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Thursday 20 January 2011
How will we characterise our age? By the birth of the internet? The rise of China? The first black US president? Perhaps in all those ways. But we could also say, less obviously but perhaps more fundamentally, that ours is the age when the insects disappeared.
Friday 14 January 2011
With a thump, a thick tome lands on my desk: it is the Provisional Atlas of the UK's Larger Moths. Two adjectives in that title, provisional and larger, may well deter some people as they give off a definite whiff of nerdiness, but having by now been infected with the nerd germ I am immune to such concerns, open the volume eagerly and at once find myself immersed in the world of the oblique carpet, the dark spinach, the smoky wainscot, the brindled pug, the snout, the beautiful snout, the Bloxworth snout and the true lover's knot.
Saturday 08 January 2011
When I was invited to join five friends in India, I jumped at the chance. Working at London's Natural History Museum, I am used to photographing fascinating things, but this trip was quite different – it was all about subjects, out in the wild.
Monday 27 December 2010
The return of the traditional seasons, with cold winters, a late spring and a reasonably warm summer has proved to be a tonic for much of Britain’s wildlife, according to an analysis by experts at the National Trust.
Wednesday 15 December 2010
You report (13 December) that Labour is to woo Liberal Democrats. This is after Ed Miliband promised to eliminate us.
Friday 26 November 2010
If we ask ourselves what has been lost, that we really care about, in the last 50 years, what has gone from the natural world in Britain that was special and is now much missed, we might come up with many different answers.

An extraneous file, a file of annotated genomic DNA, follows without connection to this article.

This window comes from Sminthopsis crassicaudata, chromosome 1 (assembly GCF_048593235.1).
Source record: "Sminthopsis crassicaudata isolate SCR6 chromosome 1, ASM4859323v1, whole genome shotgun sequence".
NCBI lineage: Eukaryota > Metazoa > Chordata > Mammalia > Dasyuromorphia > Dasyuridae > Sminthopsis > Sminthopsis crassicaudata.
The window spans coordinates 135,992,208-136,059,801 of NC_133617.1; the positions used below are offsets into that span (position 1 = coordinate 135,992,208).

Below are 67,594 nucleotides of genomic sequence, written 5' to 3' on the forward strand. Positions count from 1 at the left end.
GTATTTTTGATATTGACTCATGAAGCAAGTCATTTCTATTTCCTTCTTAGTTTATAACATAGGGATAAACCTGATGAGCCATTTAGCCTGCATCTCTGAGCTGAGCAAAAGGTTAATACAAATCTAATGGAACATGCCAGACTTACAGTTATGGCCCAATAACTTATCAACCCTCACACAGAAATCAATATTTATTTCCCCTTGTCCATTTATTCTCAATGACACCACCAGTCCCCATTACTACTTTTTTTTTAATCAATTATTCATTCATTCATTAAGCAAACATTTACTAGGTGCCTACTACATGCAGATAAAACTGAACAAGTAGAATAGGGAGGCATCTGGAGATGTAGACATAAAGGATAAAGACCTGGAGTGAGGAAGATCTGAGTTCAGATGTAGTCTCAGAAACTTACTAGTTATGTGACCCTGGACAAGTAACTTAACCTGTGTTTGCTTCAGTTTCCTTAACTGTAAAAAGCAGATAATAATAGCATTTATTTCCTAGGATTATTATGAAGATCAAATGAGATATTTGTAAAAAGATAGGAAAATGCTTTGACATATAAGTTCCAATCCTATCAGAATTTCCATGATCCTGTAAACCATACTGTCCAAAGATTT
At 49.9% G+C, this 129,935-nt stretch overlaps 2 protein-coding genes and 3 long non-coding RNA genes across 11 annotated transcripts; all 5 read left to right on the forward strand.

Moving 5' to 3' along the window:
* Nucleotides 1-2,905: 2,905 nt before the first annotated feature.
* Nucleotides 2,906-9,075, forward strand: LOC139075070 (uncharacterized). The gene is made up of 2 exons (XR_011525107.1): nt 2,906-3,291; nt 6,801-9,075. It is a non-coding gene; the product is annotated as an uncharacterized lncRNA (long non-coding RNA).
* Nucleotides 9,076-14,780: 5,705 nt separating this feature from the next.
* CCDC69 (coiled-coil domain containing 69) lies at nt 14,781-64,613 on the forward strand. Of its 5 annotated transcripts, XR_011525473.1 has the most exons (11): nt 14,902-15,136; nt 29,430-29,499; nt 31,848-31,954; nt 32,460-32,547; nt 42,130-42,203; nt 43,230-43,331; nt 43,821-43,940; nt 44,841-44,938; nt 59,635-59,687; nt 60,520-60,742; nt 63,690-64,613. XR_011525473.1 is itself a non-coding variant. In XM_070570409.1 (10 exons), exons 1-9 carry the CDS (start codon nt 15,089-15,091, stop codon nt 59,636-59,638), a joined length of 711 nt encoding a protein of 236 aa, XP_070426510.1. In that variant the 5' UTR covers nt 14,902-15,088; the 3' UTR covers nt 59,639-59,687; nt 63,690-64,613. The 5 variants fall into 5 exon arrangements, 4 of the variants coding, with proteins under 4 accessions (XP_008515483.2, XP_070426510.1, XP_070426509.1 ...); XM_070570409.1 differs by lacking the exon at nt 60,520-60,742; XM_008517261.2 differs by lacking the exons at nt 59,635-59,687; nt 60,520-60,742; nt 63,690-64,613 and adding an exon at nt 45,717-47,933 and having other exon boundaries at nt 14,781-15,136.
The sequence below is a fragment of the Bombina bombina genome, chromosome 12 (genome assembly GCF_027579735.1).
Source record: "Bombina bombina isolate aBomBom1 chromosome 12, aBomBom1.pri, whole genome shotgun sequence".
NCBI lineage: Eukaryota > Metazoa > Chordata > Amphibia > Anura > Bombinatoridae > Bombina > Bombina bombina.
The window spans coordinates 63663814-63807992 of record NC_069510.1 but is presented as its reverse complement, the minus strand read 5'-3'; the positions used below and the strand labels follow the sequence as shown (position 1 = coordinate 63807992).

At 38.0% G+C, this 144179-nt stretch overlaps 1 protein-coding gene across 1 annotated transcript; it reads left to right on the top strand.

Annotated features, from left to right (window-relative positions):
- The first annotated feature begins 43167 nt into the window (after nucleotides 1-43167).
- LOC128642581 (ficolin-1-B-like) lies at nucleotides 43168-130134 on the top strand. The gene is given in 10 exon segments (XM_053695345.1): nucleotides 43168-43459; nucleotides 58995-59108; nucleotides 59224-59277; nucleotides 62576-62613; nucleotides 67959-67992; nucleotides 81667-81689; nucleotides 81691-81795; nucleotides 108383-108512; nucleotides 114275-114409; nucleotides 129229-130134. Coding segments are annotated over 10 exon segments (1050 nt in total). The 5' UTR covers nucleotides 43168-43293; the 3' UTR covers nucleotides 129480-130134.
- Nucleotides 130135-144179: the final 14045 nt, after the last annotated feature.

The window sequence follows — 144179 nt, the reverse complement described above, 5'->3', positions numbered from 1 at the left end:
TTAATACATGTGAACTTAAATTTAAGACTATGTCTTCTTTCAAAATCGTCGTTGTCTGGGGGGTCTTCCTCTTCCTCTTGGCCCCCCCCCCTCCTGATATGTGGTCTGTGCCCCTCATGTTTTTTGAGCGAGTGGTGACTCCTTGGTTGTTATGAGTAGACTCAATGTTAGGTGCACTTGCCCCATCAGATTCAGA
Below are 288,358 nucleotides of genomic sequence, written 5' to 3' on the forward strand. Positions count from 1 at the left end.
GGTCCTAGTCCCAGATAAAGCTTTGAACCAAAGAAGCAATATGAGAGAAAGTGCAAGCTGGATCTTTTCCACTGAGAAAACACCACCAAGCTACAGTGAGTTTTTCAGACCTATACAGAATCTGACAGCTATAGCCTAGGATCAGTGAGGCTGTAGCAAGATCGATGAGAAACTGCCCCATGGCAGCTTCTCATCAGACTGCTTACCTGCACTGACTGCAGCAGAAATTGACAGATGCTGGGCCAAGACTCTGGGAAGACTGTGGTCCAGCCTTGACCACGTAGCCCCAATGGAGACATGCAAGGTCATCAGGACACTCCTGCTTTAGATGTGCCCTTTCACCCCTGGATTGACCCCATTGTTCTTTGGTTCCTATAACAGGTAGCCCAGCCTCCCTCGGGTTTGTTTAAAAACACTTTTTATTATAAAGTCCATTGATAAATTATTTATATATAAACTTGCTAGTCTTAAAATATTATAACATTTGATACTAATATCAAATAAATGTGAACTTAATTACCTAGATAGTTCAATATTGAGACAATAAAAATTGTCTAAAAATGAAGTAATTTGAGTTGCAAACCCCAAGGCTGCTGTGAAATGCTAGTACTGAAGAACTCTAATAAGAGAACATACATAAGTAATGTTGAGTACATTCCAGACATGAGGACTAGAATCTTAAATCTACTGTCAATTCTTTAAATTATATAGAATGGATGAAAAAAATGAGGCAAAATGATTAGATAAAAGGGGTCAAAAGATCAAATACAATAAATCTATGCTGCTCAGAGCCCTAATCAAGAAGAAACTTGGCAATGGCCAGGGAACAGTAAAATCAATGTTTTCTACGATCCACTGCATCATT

Friday 12 November 2010
Tuesday 05 October 2010
Hole-ridden tweed suits that looked like they'd been devoured by generations of moths opened Chanel's spring-summer 2011 ready-to-wear show today with what seemed like a sly commentary on the French heritage house's amazing staying power.
Sunday 03 October 2010
An unwanted dinner guest: How do you grow salad leaves that won't come complete with creepy crawlies?
Sunday 05 September 2010
This is a very enjoyable meal, except for one thing: there's a curled green caterpillar in the middle of the plate. He's not even a small caterpillar. He's a long, fairly fat boy with a healthy yet unappetising wiggle to him, despite his stay in the salad. The waitress is surprisingly unsurprised: "The leaves are organic," she tells me, as if that explains why they didn't get a proper wash.
Sunday 29 August 2010
Friday 20 August 2010
I have just spent a fortnight in a farmhouse in the Normandy countryside where the garden was full of butterflies. There are more butterfly species in France than in Britain – more than four times as many, something like 250 as compared with fewer than 60 here – and there also appear to be simply more individual insects, as the French countryside seems not to have suffered quite the battering inflicted on the natural world in Britain by intensive farming. The roadside verges were overflowing with splendid wild flowers, agrimony, betony, yellow toadflax and even glowing blue cornflowers, which in Britain are virtually extinct; there were red squirrels, roe deer and green woodpeckers in the wood across the road and hares in the fields, and my wife saw la fouine, the beech marten, run through the garden.
Friday 20 August 2010
A rare British bat has developed remarkable stealth technology to sneak up on the moths which are its principal prey, new research has shown.
Thursday 19 August 2010
Friday 06 August 2010
Say "spider" and, if you can bear to think of them, you probably freely associate them with "webs". But most spiders (there are about 40,000 species) don't spin webs at all. Silk, yes, but that's a different matter - because the range of uses to which spiders put their silk goes way beyond webs. Spiders began as burrowers, lining their lairs with silk, and a particularly ingenious contrivance is the hinged trapdoor that the evolutionarily primitive Mesothele spiders still use to shut out the world.
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